Meanwhile, the West's redder state legislatures will likely try to roll back some environmental laws, including state clean-energy standards. And the two newly elected Republican members of the Montana Public Service Commission have vowed to use their party's new control of that utility-regulation agency to derail Montana's goals for developing wind and solar power.
But Western environmentalists still have a few reasons to celebrate. Most noticeably, California voters shot down Proposition 23, an oil-industry-backed effort to roll back the state's plans to slash emissions that cause climate change. If that ballot measure had passed, it would have hurt the renewable energy industry around the West, because California imports a lot of its electricity and has been seeking more wind and solar generation.
Latino vote gets stronger
As the Tea Party's name sort of implies, that movement -- the modern version -- began as a champion of federal fiscal restraint, cutting government spending and taxes and pushing free-market capitalism. The movement has since given sanctuary to fringe elements that have no clear connection to those principles (such as the "Birthers" who think President Obama is a foreign-born Muslim socialist). It has also enthusiastically embraced the anti-illegal immigration, border-security cause. Arizona's Maricopa County Sheriff Joe Arpaio -- notorious for his harsh views on illegal immigration -- became a regular on the Tea Party campaign circuit, stumping for Angle in Nevada and Tancredo in Colorado, among other candidates. Palin also endorsed Tancredo, whose entire reputation is built on being tough on illegal immigration.
But the more vitriolic anti-immigration rhetoric hurt some Western candidates. Angle ran ads that played on fears of undocumented immigrants, even as Reid promised to push centrist comprehensive reforms of immigration policy; Reid got about two-thirds of the Latino vote in Nevada. In California, Democratic Sen. Barbara Boxer fended off a challenge from Tea Partier Carly Fiorina with the help of two-thirds of the Latino vote. And the Latino vote also played a big role in the Colorado Senate race: Four years ago, in his role as Weld County District Attorney, Republican Ken Buck demonized undocumented immigrants, sparking a furor. In his bid for the Senate this year, Buck only got 20 percent of the Latino vote, an important factor in his loss to Bennet.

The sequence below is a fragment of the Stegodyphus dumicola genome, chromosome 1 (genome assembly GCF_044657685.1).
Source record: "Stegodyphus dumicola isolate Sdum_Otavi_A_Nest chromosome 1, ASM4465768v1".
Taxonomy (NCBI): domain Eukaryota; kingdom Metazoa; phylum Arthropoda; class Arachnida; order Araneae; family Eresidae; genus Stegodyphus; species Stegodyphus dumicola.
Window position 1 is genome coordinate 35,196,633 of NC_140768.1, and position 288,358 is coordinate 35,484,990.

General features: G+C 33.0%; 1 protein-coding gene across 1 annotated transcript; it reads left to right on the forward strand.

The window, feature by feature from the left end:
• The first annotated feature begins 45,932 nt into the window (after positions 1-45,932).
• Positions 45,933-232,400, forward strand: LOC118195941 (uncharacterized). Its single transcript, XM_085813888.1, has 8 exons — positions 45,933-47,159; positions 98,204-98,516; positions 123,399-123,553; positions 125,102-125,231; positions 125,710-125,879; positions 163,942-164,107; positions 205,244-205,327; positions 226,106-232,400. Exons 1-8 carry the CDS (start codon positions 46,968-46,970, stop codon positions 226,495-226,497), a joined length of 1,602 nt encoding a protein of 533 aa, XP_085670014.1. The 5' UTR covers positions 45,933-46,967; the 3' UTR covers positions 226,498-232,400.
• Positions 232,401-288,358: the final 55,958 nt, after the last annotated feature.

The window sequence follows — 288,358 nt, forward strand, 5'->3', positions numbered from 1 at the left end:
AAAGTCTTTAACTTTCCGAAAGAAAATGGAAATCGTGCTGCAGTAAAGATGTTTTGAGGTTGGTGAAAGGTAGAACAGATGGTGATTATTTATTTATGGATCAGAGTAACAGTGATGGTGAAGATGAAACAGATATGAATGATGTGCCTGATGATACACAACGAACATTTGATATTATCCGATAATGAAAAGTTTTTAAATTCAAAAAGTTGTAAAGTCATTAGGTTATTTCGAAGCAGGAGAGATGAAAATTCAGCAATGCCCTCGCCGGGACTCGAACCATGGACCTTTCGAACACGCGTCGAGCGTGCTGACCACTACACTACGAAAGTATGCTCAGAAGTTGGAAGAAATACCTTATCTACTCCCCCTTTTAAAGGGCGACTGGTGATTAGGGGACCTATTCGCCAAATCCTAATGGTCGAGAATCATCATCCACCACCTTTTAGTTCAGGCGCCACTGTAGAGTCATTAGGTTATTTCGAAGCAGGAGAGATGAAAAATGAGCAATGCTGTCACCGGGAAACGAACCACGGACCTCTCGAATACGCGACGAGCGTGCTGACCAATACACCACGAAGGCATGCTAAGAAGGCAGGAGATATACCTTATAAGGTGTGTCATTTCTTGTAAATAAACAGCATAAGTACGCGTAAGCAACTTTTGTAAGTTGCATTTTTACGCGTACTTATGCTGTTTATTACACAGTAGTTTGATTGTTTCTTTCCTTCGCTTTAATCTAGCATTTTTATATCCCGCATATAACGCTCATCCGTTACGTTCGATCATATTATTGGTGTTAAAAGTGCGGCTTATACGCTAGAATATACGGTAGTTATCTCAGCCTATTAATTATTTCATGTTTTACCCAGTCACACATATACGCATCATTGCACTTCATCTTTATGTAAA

Latino voters have many concerns besides immigration policy, of course -- surveys find that education, health care and the economy are much higher priorities. That politicians should heed this powerful group of voters was also demonstrated by the election of two new Western governors: Brian Sandoval in Nevada and Susana Martinez in New Mexico, who are both Republicans.
Ballot measure weirdness
California voters, tired of gridlock, ended a longtime requirement that each annual budget had to be approved by two-thirds of the Legislature: They passed a ballot measure allowing a simple majority to approve a budget. But they also OK'd a ballot measure saying it will no longer take a simple majority to impose a new tax or fee; now a two-thirds majority is required for that.
California voters also fell a few tokes short of passing a ballot measure to legalize marijuana for more than medical purposes.
An Arizona ballot measure to legalize medical marijuana was also falling short, just barely, as we went to the printer. Arizonans also rejected a measure that would have made hunting a state constitutional right, but passed measures against affirmative action and national health-care reform.
On taxes, Robin Hood got the thumbs-down in Washington, as a ding-the-rich ballot measure (similar to one that passed in Oregon earlier this year) failed. But Colorado voters, worried that government services would be strangled, rejected three measures that would have cut their taxes by billions of dollars.
The National Association of Realtors, based in Chicago, spent about $2 million pushing a Montana ballot measure to change the Montana Constitution so that the state and local governments can never impose a tax on real estate deals. Montana has no such tax, and the Legislature wasn't seriously considering imposing one. The Realtors' campaign budget, huge by Montana standards, bought a ton of TV ads, and there was no organized opposition; real-estate-transfer taxes simply haven't been a statewide issue. So the ballot measure passed easily, and now Montana's Constitution -- an idealistic document in general -- will have a new clause about personal profits on real estate.
The road to 2012
Many of us can remember a time when one of the best things about Election Day was that it signaled the end of campaigning, at least for the next year. Now we don't even expect to get 12 months of relief, especially in the West. If one thing was made clear by the 2010 elections, it was this: The West remains swing territory. And because the West's voters are in play, what was once flyover country is now one of the hottest places for national political battles. The good news is, politicians will finally give the West the respect it deserves. The bad news? The 2012 campaigns -- and the new attack ads -- will be coming to an airwave near you before you know it. Beware.
Update 11-23-2010: Some close races weren't decided when we published our elections wrap-up. As the vote counts and recounts tallied up, Arizona voters narrowly approved a ballot measure for medical marijuana. Alaska Republican Sen. Lisa Murkowski's unusual write-in campaign beat Tea Partier Joe Miller, and Colorado Republicans took control of the state's House of Representatives. (But legal challenges might keep some of those outcomes up the air for a while longer.)